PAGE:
Competent, if never exactly surprising, British intrigue from Cook (The Slicing Edge of Death, 1993, etc.).

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DEAD RINGER

Cook’s latest procedural turns on a deep, dark environmental cover-up.

“FUNERAL OF MAN FOUND IN HARBOUR” reads the headline of the Penzance weekly after Brussels-based businessman David Bentley identifies the body found off Newlyn Harbor as that of his rolling-stone brother Graham. But John Latymer, the retired West Midlands CID Chief Superintendent whose services as a tour guide had taken him to Penzance just as the body was discovered, thinks the man whose body David Bentley was so eager to have cremated was actually that of boatman Euan Armstrong, missing from his Scottish village since August. Putting together a mysterious fight he witnessed between two Cornish fishermen—one of whom would soon join the false Graham Bentley in earth’s sweet embrace—with the testimony of Armstrong’s distraught wife, Latymer becomes convinced that Armstrong, a newspaper contest winner misthinking himself a journalist, was on the trail of a major story about dangerous waste products deposited in Solway Firth in a truly alarming manner. Unfortunately, nobody but Latymer is in a position to connect the violence in Cornwall with a disappearance from Dumfries; the police in both districts are satisfied that everything’s under control; and Latymer’s bride, who does little but complain about his absences from home, is even keener than whoever sabotaged his brakes for him to leave the case alone.

Competent, if never exactly surprising, British intrigue from Cook (The Slicing Edge of Death, 1993, etc.).

Pub Date: Aug. 1, 2003

ISBN: 0-7278-5955-2

Page Count: 256

Publisher: Severn House

Review Posted Online: June 24, 2010

Kirkus Reviews Issue: July 1, 2003

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A strict report, worthy of sympathy.

THE CATCHER IN THE RYE

A violent surfacing of adolescence (which has little in common with Tarkington's earlier, broadly comic, Seventeen) has a compulsive impact.

"Nobody big except me" is the dream world of Holden Caulfield and his first person story is down to the basic, drab English of the pre-collegiate. For Holden is now being bounced from fancy prep, and, after a vicious evening with hall- and roommates, heads for New York to try to keep his latest failure from his parents. He tries to have a wild evening (all he does is pay the check), is terrorized by the hotel elevator man and his on-call whore, has a date with a girl he likes—and hates, sees his 10 year old sister, Phoebe. He also visits a sympathetic English teacher after trying on a drunken session, and when he keeps his date with Phoebe, who turns up with her suitcase to join him on his flight, he heads home to a hospital siege. This is tender and true, and impossible, in its picture of the old hells of young boys, the lonesomeness and tentative attempts to be mature and secure, the awful block between youth and being grown-up, the fright and sickness that humans and their behavior cause the challenging, the dramatization of the big bang. It is a sorry little worm's view of the off-beat of adult pressure, of contemporary strictures and conformity, of sentiment….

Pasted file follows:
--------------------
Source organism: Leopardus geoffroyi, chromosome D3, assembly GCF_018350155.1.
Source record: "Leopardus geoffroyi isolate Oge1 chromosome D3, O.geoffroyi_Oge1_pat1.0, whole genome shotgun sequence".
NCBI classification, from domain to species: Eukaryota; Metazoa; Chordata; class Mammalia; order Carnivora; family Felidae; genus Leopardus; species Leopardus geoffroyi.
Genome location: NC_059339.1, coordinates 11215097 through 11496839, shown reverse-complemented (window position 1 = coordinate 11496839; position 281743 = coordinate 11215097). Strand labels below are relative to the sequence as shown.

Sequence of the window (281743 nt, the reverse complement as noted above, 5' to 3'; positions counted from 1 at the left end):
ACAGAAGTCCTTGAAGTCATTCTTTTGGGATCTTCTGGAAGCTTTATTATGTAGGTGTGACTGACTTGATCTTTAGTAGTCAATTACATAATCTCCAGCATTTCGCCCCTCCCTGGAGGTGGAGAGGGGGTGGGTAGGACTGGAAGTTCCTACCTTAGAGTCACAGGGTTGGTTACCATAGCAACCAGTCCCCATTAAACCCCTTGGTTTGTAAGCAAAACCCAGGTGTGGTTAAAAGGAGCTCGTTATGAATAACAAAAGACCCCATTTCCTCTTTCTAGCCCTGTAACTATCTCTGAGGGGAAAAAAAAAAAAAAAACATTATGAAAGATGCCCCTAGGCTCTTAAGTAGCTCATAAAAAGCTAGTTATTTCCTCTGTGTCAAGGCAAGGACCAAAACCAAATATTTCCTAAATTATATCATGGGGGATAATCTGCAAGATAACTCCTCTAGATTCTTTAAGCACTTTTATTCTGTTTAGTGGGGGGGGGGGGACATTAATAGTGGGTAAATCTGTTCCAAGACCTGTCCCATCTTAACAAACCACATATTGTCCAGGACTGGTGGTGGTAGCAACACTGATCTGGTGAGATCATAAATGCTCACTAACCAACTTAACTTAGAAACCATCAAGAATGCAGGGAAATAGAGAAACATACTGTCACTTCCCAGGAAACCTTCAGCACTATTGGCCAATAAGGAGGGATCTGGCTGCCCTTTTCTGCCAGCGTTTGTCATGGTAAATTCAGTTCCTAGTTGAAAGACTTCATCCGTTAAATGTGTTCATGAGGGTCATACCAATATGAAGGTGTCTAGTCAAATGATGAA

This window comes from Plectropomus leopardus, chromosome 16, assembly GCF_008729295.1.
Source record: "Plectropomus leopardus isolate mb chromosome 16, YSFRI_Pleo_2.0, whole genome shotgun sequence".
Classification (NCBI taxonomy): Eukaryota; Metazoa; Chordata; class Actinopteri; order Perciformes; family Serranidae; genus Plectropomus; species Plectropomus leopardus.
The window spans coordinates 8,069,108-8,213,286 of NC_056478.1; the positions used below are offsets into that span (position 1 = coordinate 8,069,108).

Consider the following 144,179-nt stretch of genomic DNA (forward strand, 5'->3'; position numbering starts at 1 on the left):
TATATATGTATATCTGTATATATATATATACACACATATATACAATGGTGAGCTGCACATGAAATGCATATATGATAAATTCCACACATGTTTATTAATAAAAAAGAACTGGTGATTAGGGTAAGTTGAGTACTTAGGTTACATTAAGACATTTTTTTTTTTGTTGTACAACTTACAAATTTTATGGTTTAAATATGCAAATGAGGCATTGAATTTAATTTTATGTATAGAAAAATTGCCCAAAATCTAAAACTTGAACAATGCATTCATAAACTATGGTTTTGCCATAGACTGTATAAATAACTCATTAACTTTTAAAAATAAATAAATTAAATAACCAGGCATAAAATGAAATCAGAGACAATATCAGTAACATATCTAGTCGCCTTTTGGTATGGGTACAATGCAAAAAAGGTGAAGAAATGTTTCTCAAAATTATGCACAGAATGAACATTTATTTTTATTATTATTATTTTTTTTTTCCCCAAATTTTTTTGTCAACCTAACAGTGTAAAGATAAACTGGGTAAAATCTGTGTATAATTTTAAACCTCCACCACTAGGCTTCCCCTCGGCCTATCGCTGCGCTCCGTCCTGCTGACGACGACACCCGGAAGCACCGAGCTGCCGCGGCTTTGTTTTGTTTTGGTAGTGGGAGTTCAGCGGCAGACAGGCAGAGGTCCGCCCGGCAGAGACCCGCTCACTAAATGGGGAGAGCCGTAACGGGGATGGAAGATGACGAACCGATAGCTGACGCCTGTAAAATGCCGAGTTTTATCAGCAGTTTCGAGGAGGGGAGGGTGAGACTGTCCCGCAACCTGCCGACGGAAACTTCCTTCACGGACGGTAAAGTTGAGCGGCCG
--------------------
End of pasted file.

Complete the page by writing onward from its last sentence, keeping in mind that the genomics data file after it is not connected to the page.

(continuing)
A strict report, worthy of sympathy.

Pub Date: June 15, 1951

ISBN: 0316769177

Page Count: -

Publisher: Little, Brown

Review Posted Online: Nov. 2, 2011

Kirkus Reviews Issue: June 15, 1951

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Shalvis’ latest retains her spark and sizzle.

ALMOST JUST FRIENDS

Piper Manning is determined to sell her family’s property so she can leave her hometown behind, but when her siblings come back with life-changing secrets and her sexy neighbor begins to feel like “The One,” she might have to redo her to-do list.

As children, Piper and her younger siblings, Gavin and Winnie, were sent to live with their grandparents in Wildstone, California, from the Congo after one of Gavin’s friends was killed. Their parents were supposed to meet them later but never made it. Piper wound up being more of a parent than her grandparents, though: “In the end, Piper had done all the raising. It’d taken forever, but now, finally, her brother and sister were off living their own lives.” Piper, the queen of the bullet journal, plans to fix up the family’s lakeside property her grandparents left the three siblings when they died. Selling it will enable her to study to be a physician’s assistant as she’s always wanted. However, just as the goal seems in sight, Gavin and Winnie come home, ostensibly for Piper’s 30th birthday, and then never leave. Turns out, Piper’s brother and sister have recently managed to get into a couple buckets of trouble, and they need some time to reevaluate their options. They aren’t willing to share their problems with Piper, though they’ve been completely open with each other. And Winnie, who’s pregnant, has been very open with Piper’s neighbor Emmitt Reid and his visiting son, Camden, since the baby’s father is Cam’s younger brother, Rowan, who died a few months earlier in a car accident. Everyone has issues to navigate, made more complicated by Gavin and Winnie’s swearing Cam to secrecy just as he and Piper try—and fail—to ignore their attraction to each other. Shalvis keeps the physical and emotional tension high, though the siblings’ refusal to share with Piper becomes tedious and starts to feel childish.

Shalvis’ latest retains her spark and sizzle.

Pub Date: Jan. 28, 2020

ISBN: 978-0-06-296139-6

Page Count: 384

Publisher: Morrow/HarperCollins

Review Posted Online: Oct. 28, 2019

Kirkus Reviews Issue: Nov. 15, 2019

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